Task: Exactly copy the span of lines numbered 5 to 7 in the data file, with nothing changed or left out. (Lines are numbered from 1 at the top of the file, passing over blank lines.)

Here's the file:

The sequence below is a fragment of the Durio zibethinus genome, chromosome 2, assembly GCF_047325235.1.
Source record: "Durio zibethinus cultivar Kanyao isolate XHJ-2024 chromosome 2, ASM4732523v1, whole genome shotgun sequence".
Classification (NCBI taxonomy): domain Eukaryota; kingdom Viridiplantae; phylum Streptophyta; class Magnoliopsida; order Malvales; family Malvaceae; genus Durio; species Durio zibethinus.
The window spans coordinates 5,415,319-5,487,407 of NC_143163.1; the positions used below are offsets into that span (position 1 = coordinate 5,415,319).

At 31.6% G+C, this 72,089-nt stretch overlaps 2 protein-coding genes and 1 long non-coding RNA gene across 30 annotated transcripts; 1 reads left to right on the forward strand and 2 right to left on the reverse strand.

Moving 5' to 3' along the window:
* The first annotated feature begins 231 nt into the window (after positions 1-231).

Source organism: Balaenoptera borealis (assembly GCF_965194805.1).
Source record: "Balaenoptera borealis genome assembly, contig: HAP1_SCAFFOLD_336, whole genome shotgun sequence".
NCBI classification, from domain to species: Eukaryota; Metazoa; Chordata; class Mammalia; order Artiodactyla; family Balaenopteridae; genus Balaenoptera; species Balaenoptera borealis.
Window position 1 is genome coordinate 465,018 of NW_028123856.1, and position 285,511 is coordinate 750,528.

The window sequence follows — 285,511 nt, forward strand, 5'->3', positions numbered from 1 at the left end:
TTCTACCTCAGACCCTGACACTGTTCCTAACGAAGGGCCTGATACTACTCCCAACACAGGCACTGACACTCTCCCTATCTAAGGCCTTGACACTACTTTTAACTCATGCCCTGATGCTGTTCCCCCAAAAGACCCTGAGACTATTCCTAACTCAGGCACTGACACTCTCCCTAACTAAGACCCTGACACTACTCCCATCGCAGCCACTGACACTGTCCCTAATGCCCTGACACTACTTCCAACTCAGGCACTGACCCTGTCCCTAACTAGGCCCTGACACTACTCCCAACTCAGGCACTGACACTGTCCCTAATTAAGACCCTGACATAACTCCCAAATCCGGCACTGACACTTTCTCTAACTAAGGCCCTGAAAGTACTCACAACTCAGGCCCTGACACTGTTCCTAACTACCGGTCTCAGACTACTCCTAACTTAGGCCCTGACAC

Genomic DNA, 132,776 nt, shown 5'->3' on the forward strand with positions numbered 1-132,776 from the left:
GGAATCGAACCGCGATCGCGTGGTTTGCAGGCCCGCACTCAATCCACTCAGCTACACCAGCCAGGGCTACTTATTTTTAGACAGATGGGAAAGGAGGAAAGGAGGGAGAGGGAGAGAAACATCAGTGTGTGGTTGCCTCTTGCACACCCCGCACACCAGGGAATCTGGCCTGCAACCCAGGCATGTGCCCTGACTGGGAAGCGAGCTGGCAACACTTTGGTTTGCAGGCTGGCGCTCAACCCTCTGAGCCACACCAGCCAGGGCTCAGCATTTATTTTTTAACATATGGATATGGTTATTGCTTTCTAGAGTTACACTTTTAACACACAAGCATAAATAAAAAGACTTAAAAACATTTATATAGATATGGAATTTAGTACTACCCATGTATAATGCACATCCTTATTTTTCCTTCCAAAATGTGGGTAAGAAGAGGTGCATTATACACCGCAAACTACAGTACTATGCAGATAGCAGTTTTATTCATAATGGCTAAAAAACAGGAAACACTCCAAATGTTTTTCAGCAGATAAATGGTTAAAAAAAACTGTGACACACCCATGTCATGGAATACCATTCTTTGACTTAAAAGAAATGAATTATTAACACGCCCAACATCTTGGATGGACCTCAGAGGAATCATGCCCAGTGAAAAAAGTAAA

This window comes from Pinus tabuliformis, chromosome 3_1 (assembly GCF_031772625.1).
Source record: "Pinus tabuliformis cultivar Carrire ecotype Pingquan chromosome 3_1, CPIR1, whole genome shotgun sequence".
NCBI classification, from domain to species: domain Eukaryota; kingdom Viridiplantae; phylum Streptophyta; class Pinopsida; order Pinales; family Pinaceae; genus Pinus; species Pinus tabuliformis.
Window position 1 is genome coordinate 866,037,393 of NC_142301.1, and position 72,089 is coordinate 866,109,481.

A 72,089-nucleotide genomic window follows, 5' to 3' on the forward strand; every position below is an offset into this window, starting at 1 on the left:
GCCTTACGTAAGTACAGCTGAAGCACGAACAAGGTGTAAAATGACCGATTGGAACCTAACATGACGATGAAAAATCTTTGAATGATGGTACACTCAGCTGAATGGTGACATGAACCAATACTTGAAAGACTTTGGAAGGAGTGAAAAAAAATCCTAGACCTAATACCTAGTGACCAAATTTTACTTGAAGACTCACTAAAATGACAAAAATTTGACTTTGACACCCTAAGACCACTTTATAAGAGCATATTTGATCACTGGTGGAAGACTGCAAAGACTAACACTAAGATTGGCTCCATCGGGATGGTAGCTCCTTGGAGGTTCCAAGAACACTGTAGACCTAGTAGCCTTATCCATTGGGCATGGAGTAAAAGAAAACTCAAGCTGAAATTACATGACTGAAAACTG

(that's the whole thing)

At 31.6% G+C, this 72,089-nt stretch overlaps 2 protein-coding genes and 1 long non-coding RNA gene across 30 annotated transcripts; 1 reads left to right on the forward strand and 2 right to left on the reverse strand.

Moving 5' to 3' along the window:
* The first annotated feature begins 231 nt into the window (after positions 1-231).